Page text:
The Match King | Frank Partnoy

Summary of: The Match King: Ivar Kreuger, The Financial Genius Behind a Century of Wall Street Scandals
By: Frank Partnoy


Embark on a thrilling journey through the world of Ivar Kreuger, the ‘Match King,’ as we explore his daring ventures and financial schemes that shook Wall Street in the Roaring ’20s. In the book ‘The Match King,’ Frank Partnoy narrates the fascinating story of how Kreuger built his fortune by leveraging his charm, charm, and financial wizardry, ultimately leading to his astounding rise and tragic fall. Through Kreuger’s innovative financial instruments and cunning strategies, you will witness the birth of several complex Wall Street products and markets that still persist today. As you delve into Kreuger’s gripping tale, you will unravel the secrets that made him one of the most captivating figures in the world of finance, and learn the lasting impact his actions had on the global financial landscape.

The Rise and Fall of Ivar Kreuger

In the 1920s, Ivar Kreuger, a successful businessman known for his charm and wit, set sail to New York City to seek investments for his holding company Kreuger & Toll. Kreuger carefully manipulated conversations with wealthy investors to build their admiration and trust. The company’s success was founded on high dividends from investments in Swedish real estate, banking, filmmaking, and the primary business, Swedish Match Corporation. Kreuger’s new plan was to lend to governments in return for exclusive rights to sell matches in their countries. However, this plan ultimately led to his downfall and loss of investors’ money.

Kreuger’s Confidence

Ivar Kreuger, a self-made millionaire with grand monopolistic plans, met with Lee Higginson & Co. through their head of syndicate department, Donald Durant, to secure financing for his International Match Corporation. The bankers were taken by Kreuger’s cosmopolitan and confident demeanor and saw the potential to overtake rival firm J.P. Morgan & Co. With Lee Higginson & Co.’s help, Kreuger successfully raised funds for his company’s innovative convertible gold debentures. Kreuger’s brother, Torsten, was sent on a mission to propose Kreuger’s monopolies to governments in Latin America and Europe, beginning with Poland. However, Kreuger faced a major obstacle of getting his newly raised funds out of America and established the secret Continental Investment Corporation in Switzerland and Liechtenstein to move his funds and avoid U.S. taxes. Kreuger’s success was built on his unwavering confidence, as he believed that “Everything in life is founded on confidence.”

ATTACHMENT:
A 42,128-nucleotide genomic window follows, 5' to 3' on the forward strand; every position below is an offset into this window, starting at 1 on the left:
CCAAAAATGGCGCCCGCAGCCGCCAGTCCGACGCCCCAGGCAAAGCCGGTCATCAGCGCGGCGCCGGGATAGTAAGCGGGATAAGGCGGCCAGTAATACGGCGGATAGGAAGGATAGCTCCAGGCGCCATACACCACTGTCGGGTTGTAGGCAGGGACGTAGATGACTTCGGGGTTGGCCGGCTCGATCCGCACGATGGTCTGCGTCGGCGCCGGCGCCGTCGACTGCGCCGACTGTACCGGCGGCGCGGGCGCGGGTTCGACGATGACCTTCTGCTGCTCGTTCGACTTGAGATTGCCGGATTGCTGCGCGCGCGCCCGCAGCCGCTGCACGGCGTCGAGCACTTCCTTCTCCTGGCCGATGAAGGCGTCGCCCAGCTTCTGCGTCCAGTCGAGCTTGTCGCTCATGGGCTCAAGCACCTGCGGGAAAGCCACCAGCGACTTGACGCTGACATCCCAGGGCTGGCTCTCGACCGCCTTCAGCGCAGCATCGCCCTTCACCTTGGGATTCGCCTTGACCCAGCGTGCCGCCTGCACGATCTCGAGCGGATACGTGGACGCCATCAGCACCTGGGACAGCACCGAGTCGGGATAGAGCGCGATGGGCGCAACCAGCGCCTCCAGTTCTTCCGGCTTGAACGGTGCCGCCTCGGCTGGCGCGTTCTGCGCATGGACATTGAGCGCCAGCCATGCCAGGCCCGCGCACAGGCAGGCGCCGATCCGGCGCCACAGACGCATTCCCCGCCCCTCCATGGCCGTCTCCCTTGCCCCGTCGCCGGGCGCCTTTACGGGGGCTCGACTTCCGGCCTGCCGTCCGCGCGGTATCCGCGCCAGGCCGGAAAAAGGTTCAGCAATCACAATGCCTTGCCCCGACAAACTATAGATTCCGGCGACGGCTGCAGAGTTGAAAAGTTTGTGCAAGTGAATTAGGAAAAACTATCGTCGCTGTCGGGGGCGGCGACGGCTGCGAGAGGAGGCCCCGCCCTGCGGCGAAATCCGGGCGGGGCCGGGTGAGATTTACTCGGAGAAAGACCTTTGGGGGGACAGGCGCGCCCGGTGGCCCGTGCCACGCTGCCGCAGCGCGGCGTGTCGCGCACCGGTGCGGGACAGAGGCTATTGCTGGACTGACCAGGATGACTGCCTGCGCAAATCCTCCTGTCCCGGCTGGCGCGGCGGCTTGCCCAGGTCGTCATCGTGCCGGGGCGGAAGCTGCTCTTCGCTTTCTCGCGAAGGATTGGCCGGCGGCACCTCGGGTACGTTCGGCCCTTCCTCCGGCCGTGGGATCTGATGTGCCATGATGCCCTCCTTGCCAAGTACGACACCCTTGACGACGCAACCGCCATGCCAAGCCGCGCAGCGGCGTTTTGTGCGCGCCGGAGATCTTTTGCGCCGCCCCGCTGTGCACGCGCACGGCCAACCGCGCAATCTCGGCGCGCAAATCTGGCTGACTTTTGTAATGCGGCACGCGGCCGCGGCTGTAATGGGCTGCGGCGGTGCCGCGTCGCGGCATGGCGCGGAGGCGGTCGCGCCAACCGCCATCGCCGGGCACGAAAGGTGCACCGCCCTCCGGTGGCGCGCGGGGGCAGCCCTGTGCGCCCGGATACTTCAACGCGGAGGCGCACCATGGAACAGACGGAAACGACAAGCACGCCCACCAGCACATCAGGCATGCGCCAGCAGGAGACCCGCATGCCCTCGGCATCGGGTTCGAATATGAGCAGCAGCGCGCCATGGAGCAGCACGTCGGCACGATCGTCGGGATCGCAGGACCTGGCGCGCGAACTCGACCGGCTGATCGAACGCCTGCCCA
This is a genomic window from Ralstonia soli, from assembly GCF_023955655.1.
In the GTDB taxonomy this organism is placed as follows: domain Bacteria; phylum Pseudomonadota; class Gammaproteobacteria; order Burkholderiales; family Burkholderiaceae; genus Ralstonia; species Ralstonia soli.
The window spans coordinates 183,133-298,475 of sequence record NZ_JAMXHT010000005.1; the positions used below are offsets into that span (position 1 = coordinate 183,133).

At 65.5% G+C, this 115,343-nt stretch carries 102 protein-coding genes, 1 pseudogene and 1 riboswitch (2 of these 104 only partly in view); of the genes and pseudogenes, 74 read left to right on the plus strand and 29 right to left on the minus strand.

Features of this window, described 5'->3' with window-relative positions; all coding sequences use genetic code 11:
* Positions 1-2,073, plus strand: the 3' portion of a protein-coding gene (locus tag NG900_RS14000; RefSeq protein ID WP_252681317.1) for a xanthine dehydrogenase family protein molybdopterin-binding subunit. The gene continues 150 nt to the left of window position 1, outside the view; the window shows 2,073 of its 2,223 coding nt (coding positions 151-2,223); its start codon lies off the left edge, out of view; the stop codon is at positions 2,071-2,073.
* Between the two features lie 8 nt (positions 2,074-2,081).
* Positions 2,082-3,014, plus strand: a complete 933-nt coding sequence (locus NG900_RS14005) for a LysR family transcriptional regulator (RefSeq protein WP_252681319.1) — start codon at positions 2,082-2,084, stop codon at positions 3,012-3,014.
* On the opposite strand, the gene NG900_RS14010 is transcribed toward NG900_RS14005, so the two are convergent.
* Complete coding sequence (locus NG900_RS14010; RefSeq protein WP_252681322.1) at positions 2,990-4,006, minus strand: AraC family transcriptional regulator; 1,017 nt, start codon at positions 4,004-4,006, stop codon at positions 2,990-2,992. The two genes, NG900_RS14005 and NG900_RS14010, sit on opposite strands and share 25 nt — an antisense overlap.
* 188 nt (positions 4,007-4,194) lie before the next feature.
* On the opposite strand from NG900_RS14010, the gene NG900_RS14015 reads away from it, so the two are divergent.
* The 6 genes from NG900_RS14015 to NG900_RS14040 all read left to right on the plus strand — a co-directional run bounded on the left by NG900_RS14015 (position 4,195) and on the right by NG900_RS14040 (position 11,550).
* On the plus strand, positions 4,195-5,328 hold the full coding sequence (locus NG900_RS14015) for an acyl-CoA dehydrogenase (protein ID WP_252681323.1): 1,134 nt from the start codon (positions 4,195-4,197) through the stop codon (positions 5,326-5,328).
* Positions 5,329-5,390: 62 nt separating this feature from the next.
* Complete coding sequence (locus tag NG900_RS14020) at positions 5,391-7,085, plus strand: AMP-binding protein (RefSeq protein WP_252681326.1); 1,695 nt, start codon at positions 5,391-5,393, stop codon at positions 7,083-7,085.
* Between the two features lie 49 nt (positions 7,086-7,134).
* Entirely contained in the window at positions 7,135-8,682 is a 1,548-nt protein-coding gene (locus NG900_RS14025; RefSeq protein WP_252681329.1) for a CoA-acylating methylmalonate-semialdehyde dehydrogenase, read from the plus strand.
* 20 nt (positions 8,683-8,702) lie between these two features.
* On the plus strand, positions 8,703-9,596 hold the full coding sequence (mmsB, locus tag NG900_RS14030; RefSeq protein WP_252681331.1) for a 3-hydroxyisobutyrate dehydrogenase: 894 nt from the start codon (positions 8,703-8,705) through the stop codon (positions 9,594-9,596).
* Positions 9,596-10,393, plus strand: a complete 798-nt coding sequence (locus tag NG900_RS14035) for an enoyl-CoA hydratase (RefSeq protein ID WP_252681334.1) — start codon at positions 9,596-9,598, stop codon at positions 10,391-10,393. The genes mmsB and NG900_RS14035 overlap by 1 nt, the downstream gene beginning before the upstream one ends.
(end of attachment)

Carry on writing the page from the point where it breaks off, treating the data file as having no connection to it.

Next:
The Elaborate Ponzi Scheme of Ivar Kreuger

Ivar Kreuger, a young Swedish match manufacturer, went to extreme lengths to fund his double-digit returns to investors, ultimately creating an elaborate Ponzi scheme. By creating a web of subsidiaries, affiliates, and shell companies, Kreuger obscured the true nature of his business practices, making it nearly impossible for U.S. auditors to detect the scheme. Kreuger used off-balance sheet financing to hide his debts and fund his promise of high dividends. Despite these complicated tactics, Kreuger’s Ponzi scheme ultimately unraveled, and he was revealed to owe millions to investors. Despite warnings from auditors, Kreuger continued to insist that his businesses would grow enough to survive. In the end, Kreuger’s attempt to maintain his image as a visionary failed, and his investors suffered the consequences of his deceit.

The Rise and Fall of Ivar Kreuger

Ivar Kreuger was known as “the superman of finance” in the late 1920s. He secured a match monopoly deal with Poland’s government in exchange for a $6 million loan. To raise more money, he invented “B Shares,” each with only “1/1000 of a vote”, which enabled him to raise funds without ceding much power to investors. With complex arrangements that made it difficult for anyone to trace his monies in and out, Kreuger’s International Match became “one of the most widely held stocks in the U.S.” He then arranged to lend France $70 million for a match monopoly, which he raised through an innovative “convertible debenture derivative.” Kreuger’s success led him to build a 125-room Match Palace in Stockholm, travel extensively, and hobnob with celebrities and U.S. President Herbert Hoover. However, the stock market crashed in September, which led to his fall from grace.

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